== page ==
Last July, I mentioned that Av and I share in getting a box every week from a group of organic farmers – they’re all either USDA certified organic or working towards getting their certification. The other nice thing is that about 100% of the items in the box come from Alabama farmers, whereas, according to their website, less than 5% of the fresh produce in local stores comes from Alabama.
Lately, we have been getting a lot of beans, cherry tomatoes, garden tomatoes, carrots, cabbage, lettuce, potatoes, squash, and some other things.
Our state farmers market authority has a website that shows markets in each county, plus roadside stands, and U-Pick operations. I think the blueberries start late next month, and then later in the summer the muscadines and scuppernongs. In Baldwin county there’s a place where you can pick mayhaws (I think we’re at the end of the mayhaw season right now), and those make my favorite jelly. Yum.
Thanks to a lot of competition with the grocery stores around here, organic and natural options are a lot more available than they were even a couple of years ago. About 80-90% of what we are buying right now – fruits/vegetables/fresh fish, chicken, beef/milk and eggs are natural (meaning no growth hormones and antibiotics, buying meat of animals that weren’t fed animal by-products, and choosing companies who treat their animals…more humanely).
Of course, we still eat out at restaurants where we don’t have the slightest idea where anything came from, but at home we’re doing really good!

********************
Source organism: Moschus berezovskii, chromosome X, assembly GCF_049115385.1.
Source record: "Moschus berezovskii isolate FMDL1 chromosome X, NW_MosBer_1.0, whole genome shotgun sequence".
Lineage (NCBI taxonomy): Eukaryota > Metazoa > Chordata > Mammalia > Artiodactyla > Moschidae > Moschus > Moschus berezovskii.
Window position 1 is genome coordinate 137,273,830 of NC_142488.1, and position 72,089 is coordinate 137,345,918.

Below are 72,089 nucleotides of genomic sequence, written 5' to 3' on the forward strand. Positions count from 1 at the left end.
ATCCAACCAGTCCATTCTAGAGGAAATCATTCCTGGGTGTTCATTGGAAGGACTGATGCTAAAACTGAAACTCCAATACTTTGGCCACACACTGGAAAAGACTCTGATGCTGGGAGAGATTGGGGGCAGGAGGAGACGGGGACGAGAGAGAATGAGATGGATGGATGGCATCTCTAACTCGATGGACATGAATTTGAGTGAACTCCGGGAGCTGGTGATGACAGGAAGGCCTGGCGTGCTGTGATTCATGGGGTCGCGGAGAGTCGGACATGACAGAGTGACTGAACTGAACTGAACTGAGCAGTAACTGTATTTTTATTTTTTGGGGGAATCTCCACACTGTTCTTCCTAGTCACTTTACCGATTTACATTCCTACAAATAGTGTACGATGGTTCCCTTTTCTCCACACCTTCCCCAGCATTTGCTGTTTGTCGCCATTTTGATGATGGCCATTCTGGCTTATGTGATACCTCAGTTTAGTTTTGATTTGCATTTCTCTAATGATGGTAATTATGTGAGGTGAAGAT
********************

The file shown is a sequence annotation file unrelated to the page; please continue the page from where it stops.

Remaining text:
There are some really, really great websites about eating locally (and/or more organically) and the nice thing is, they’re most all like “here’s where you can get things” without getting being at all preachy. One is Local Harvest and another is Eat Well Guide. There’s also Eat Better America, Slow Food, 100 Mile Diet, and even Consumer Reports has a list of their organic and conventional recommendations.
Since I’m really getting into all this now, I’ve tried to start thinking about the chemicals that we use in the house…Whole Foods has a PDF about making homes healthier for babies, and one of the ideas is to switch over to more natural household cleaners and products. I thought I would give it a try, so I bought a (on the left) sample pack of Mrs. Meyers cleaning items in the honeysuckle scent – there’s a countertop spray (works really, really well), a window cleaner (unfortunately it isn’t anywhere as good as Windex), an all-purpose cleaner (haven’t tried it yet) and a liquid dish soap (haven’t tried that yet either – almost everything we have goes in the dishwasher except our best china and crystal). I’ll get a full-size countertop spray the next time I go shopping – the honeysuckle scent makes the kitchen smell *so* good.
What I am really, really in love with (if you can be in love with laundry products) is the Mrs. Meyers fabric softener in lavender. All the laundry products are biodegradable and phosphate free, and made with essential oil – so the lavender makes the clothes smell like lavender after they come out of the dryer and even days and days after. It’s not a strong smell, it’s just nice. I have to admit, I’m so crazy about it I even ordered a six-pack of it from Amazon!